Of this Shermer said: "What can be more soul shaking than peering through a 100-inch telescope at a distant galaxy, holding a 100-million-year-old fossil or a 500,000-year-old stone in one's hand, standing before the immense chasm of space and time that is the Grand Canyon, or listening to a scientist who gazed upon the face of the universe's creation and did not blink? That is deep and sacred science."
— Michael Shermer
 

"Physical reality” isn’t some arbitrary demarcation. It is defined in terms of what we can systematically investigate, directly or not, by means of our senses. It is preposterous to assert that the process of systematic scientific reasoning arbitrarily excludes “non-physical explanations” because the very notion of “non-physical explanation” is contradictory.

-Me

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NO!

NO!


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Quote: Do atheists have a

Quote:
Do atheists have a "spiritual" or "religious" life? Does the vocabulary of religion -- words like contemplation, prayer, sacred, holy, etc. -- have relevance for atheists?

That depends. Atheism is, very simply, the answer "No" to the question "Do you believe in god?"

Some atheists probably do believe in things like spirits, or higher purpose, or some such stuff...

Atheism does not rule out the supernatural... just "god."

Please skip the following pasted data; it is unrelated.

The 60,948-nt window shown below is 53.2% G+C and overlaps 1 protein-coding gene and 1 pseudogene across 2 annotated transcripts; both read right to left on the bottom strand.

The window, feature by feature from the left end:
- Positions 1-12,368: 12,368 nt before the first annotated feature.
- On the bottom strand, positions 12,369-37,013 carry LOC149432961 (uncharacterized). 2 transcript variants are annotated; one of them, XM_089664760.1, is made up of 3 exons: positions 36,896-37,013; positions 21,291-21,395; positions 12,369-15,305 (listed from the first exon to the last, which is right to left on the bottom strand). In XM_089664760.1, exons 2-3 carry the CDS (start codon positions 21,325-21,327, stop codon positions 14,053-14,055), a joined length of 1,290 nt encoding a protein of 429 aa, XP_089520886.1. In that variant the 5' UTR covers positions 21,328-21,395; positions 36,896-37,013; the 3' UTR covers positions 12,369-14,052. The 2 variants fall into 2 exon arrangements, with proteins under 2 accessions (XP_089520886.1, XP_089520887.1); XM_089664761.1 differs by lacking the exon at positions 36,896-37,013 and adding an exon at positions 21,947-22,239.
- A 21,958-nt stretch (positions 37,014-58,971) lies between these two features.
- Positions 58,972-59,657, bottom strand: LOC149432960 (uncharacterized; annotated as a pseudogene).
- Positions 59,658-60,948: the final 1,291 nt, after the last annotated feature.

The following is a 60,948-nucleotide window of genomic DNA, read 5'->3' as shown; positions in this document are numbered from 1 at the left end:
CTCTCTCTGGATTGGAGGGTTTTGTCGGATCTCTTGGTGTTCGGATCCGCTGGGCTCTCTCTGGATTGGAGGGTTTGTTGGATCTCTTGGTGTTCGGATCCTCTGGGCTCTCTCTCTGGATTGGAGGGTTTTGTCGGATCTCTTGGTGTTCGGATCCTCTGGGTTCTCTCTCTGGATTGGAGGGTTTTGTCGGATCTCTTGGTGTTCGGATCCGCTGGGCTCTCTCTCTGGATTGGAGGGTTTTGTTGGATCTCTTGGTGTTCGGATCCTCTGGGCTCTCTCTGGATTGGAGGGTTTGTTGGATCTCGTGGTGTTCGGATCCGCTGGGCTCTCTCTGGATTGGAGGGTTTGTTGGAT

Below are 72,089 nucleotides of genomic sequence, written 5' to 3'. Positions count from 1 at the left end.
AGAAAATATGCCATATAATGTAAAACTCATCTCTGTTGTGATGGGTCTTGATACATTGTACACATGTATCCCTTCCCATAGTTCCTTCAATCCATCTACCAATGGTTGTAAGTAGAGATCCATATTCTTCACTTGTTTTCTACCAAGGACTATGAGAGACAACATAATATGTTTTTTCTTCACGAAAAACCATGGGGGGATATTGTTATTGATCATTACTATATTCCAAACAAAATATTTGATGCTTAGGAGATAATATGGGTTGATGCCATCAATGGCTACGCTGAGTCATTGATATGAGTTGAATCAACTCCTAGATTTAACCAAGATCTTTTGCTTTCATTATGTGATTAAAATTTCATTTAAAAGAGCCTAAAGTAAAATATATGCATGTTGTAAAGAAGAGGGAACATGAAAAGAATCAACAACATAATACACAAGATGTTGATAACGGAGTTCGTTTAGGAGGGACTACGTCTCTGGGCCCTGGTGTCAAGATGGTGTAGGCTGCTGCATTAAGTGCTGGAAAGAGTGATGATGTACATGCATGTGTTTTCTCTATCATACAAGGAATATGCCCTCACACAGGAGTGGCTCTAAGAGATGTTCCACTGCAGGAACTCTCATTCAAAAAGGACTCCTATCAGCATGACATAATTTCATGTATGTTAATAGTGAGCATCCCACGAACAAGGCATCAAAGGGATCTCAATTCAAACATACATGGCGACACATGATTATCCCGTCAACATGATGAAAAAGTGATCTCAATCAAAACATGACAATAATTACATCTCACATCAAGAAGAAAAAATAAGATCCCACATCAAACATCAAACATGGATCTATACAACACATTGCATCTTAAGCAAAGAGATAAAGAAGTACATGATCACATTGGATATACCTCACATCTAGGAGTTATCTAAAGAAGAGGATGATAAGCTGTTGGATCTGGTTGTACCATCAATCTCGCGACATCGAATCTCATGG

Personally, I believe that anything that exists does so within what we call "nature" and therefore, anything that supposedly exists outside of it is necessarily incoherent, and therefore, nonexistent.

Quote:
Some thinkers who take it for granted that God(s) does not exist and that the supernatural is a nonsensical concept still find "spiritual" experience crucial for atheists, or at least for them, as atheists.

Sure... I really wish we could come up with some other word, though. I believe that it is very important to stay in touch with your emotional, um... geez, there just isn't a word... ok... "spiritual" needs... but it's purely natural, and is explained by science, evolution, whatever. I just really hate the word spirit because it encourages people to believe in nonsense.

Quote:

Buddhism is often referred to as an "atheistic religion". Is that an oxymoron?

Nope. There are others, too, but Buddhism is the main one. It is a religion, but there is no "god."

Quote: